Try the steep turns. See? All these instability and short-coupling feelings become overwhelming! If you are trimmed for the turn speed and keep working all the control surfaces, steep turns can be done nicely and with reasonable precision. Try to slack and leave bungees to “help” you, or be too muscular on the yoke instead of trimming – and you’d get some seriously ugly steep turns.

Cessna pilot would be pleasantly surprised by an excellent all-around visibility. No need to raise the wing, frantically peeking from under it, hoping to see someone landing on top of you. My wife loves to make aerial photos, and from her perspective, Warrior was an awesome photo-platform, with excellent visibility around and even below – the wing is only restricting the view behind and below, but forward view is awesomely open.

Dashboard, though, is rather high – and 172’ pilot would tend to put a pillow under his butt to get a Cessna-like view. 150’s pilot would be just ok, and anyone who flew the taildraggers would be hard pressed to complain about the lack of forward visibility.

There are unnecessary nuisances, though – for example, fuel tank switch doesn’t have a crossfeed position. Lack of the support for the pilot’s left hand is annoying – you have to hang on the yoke. Upper latch on the door is a pain to deal with, when used and beaten (and most of them are very used and beaten), though prevents the classic Cessna’s “what’s that noise?” after an unexpected door opening in flight. Handbrake is rather awkward to work with. Throttle quadrant levers are generally used in barely ¼ of available travel – and a huge pain to do set them precisely in turbulent air! I generally nudge them with a light pressure of my fingers, rather then moving the levers.

Cruising in a Cherokee is not as plain and simple as in Cessnas, due to all the trimming and re-trimming required – but the speeds may be a tad bit faster with full load. Though nothing exciting, really – a 172 RG feels just about the same, and leaps forward even faster after stabilized at cruise settings. Your passengers would feel less bumps, though – Cherokee feels like it is cutting through the air, while Cessnas are floating through it.

I never spinned a Cherokee, but tried the spiral dives – they looked weird, with fast initial acceleration, but if left on its own, my Warrior was simply stabilizing at some comfortable speed (within green arc), and just sitting there, spiraling to the ground with rather flat bank.

Slipping a Cherokee is a waste of time, same as using its flaps. Both flaps and slipping are inefficient, and invite for a better way to lose an excess of altitude – slowing down. Once below certain magic number (depending on the rigging, I guess), Cherokee sinks like a rock. Even more so during the power-off turn, while simulating an emergency approach! The ground just lifts up and tries to eat you, so you feel like adding power and lowering the nose and doing whatever is needed to keep the speed flyable and the fall, stopped…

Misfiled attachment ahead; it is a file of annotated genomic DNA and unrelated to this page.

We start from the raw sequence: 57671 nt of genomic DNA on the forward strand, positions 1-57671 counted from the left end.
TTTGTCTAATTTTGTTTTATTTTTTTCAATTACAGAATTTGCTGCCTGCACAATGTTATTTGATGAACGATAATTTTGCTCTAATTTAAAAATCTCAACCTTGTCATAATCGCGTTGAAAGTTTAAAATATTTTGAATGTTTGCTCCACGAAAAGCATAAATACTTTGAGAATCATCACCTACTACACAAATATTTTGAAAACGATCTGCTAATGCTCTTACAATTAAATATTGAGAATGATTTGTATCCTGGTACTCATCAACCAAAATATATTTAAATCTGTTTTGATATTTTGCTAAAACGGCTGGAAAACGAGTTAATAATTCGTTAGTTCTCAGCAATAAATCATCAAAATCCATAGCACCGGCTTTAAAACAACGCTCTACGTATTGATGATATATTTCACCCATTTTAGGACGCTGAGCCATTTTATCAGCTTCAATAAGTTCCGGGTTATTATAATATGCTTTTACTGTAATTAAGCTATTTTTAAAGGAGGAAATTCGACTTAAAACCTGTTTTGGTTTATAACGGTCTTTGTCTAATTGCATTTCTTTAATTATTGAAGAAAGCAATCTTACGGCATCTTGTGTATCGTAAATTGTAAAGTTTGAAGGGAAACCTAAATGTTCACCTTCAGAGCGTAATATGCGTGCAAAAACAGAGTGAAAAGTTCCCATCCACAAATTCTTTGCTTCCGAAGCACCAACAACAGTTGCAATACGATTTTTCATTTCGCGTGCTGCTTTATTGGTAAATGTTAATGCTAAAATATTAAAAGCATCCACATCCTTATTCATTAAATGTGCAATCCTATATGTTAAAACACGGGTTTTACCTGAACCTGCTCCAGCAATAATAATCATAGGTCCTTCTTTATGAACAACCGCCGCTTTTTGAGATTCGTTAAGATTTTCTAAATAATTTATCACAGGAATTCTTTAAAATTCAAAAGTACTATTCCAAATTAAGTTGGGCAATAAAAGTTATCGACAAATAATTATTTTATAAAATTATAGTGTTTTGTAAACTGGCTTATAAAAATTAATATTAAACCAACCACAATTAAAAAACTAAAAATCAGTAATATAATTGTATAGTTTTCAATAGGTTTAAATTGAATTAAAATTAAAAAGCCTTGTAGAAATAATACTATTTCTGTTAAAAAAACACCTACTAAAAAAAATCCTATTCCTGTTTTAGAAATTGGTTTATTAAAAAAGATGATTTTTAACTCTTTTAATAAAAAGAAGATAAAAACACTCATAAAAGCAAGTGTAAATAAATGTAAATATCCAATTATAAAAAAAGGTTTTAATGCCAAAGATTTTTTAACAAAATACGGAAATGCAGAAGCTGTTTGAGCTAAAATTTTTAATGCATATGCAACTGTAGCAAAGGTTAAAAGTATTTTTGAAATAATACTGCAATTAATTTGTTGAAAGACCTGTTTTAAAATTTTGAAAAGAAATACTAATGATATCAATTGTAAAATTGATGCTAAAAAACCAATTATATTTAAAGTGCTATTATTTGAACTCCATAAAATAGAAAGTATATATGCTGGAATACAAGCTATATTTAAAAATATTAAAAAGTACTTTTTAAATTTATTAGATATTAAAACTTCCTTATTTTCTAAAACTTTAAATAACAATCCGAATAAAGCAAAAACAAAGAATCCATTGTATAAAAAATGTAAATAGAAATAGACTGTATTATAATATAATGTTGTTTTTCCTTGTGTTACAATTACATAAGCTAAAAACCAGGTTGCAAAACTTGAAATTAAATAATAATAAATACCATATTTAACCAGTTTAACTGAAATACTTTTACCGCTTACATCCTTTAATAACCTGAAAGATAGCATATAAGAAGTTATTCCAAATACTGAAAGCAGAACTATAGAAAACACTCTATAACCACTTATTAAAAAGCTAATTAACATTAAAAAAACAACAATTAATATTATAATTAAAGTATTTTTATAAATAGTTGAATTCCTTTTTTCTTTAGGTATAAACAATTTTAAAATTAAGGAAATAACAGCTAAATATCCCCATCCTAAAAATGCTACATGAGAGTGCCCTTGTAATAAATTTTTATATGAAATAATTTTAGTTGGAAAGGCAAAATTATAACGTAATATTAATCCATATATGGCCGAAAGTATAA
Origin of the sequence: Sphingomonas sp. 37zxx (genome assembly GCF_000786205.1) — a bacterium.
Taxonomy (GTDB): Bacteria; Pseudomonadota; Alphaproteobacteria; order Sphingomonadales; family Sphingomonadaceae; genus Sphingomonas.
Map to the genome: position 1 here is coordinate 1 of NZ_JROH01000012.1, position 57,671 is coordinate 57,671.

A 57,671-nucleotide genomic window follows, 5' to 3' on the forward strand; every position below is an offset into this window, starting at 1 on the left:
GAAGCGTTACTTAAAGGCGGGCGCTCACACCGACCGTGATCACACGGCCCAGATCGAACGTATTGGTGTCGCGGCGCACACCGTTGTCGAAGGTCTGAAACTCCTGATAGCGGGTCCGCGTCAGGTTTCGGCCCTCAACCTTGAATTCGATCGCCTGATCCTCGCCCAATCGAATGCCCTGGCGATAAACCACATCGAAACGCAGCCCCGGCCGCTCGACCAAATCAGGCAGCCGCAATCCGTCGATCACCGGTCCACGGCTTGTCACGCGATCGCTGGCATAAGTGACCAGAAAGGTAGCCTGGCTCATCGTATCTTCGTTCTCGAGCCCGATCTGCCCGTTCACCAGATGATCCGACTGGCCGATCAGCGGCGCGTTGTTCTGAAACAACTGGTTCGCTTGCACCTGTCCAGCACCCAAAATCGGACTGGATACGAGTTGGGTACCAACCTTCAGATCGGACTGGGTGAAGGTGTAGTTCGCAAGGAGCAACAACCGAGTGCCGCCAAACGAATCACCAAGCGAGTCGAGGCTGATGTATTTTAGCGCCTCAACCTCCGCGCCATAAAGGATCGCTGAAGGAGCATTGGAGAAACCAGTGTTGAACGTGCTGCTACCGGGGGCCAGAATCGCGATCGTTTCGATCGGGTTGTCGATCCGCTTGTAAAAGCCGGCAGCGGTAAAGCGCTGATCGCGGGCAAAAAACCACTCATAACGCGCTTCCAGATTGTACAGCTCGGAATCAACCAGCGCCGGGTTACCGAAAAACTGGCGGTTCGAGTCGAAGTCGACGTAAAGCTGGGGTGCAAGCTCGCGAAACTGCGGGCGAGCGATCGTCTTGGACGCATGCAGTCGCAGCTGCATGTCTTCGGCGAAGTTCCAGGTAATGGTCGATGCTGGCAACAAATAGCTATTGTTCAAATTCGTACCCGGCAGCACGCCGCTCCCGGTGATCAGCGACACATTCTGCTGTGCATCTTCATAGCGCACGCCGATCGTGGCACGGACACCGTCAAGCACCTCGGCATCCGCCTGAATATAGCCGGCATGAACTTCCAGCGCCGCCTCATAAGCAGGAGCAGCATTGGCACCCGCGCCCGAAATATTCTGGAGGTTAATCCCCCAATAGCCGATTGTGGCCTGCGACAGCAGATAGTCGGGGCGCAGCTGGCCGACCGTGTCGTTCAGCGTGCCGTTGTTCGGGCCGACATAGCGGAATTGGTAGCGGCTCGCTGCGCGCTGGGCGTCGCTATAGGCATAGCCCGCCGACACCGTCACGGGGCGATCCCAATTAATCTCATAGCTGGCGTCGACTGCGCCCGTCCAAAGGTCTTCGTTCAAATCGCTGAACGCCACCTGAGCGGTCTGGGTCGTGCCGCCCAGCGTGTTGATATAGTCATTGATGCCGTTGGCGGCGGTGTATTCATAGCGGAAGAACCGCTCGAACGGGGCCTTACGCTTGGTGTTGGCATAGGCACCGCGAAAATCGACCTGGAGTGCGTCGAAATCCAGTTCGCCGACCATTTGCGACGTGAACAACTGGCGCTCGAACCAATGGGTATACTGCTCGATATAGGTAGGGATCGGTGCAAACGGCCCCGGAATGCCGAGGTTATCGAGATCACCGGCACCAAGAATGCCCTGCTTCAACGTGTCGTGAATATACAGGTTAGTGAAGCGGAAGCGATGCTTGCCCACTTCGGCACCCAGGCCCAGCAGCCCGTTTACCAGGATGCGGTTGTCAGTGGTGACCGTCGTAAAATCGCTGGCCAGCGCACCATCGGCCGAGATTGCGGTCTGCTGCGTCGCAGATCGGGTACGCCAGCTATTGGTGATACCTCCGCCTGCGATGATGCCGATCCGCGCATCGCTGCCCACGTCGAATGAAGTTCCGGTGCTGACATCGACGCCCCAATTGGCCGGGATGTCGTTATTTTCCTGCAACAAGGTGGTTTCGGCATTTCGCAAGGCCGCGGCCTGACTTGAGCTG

Approach requires keeping a right speed. Slow down – you’ve busted it sinking deep and fast, and will need to recover. Speed up – and you will float, and float, and float a few feet above the runway, with plenty of time to think about going around. Nail the right speed – and you will touch down solid and clear, easily holding the nose up and compensating for any crosswind you may encounter. If Cherokee is forced down flat, it softly lifts back into the air, and you may believe that you are still rolling – while skimming a couple of feet above the runway! When there is a headwind to talk about, you can even land “short” (say, longer than 172, but way shorter than a usual Cherokee long run).

All in all – using Cherokee as a training platform does not sound like a good idea to me. For a trained pilot, all these nuisances and idiosyncrasies would not be too much to cope with – but for a newbie flier, many wrong and unnecessary things would be implanted in the brain, and many extra hours would be spent fighting the machine. It is an a-ok family transport, strong and sturdy, sort of like a used SUV vs. usual cars – but nothing really exciting as far as stick and rudder flying goes. Nor it can beat Cessnas in being a pilot-friendly airplane – however, Cherokees are generally cheap, which gives them a deserved share of the GA machines market.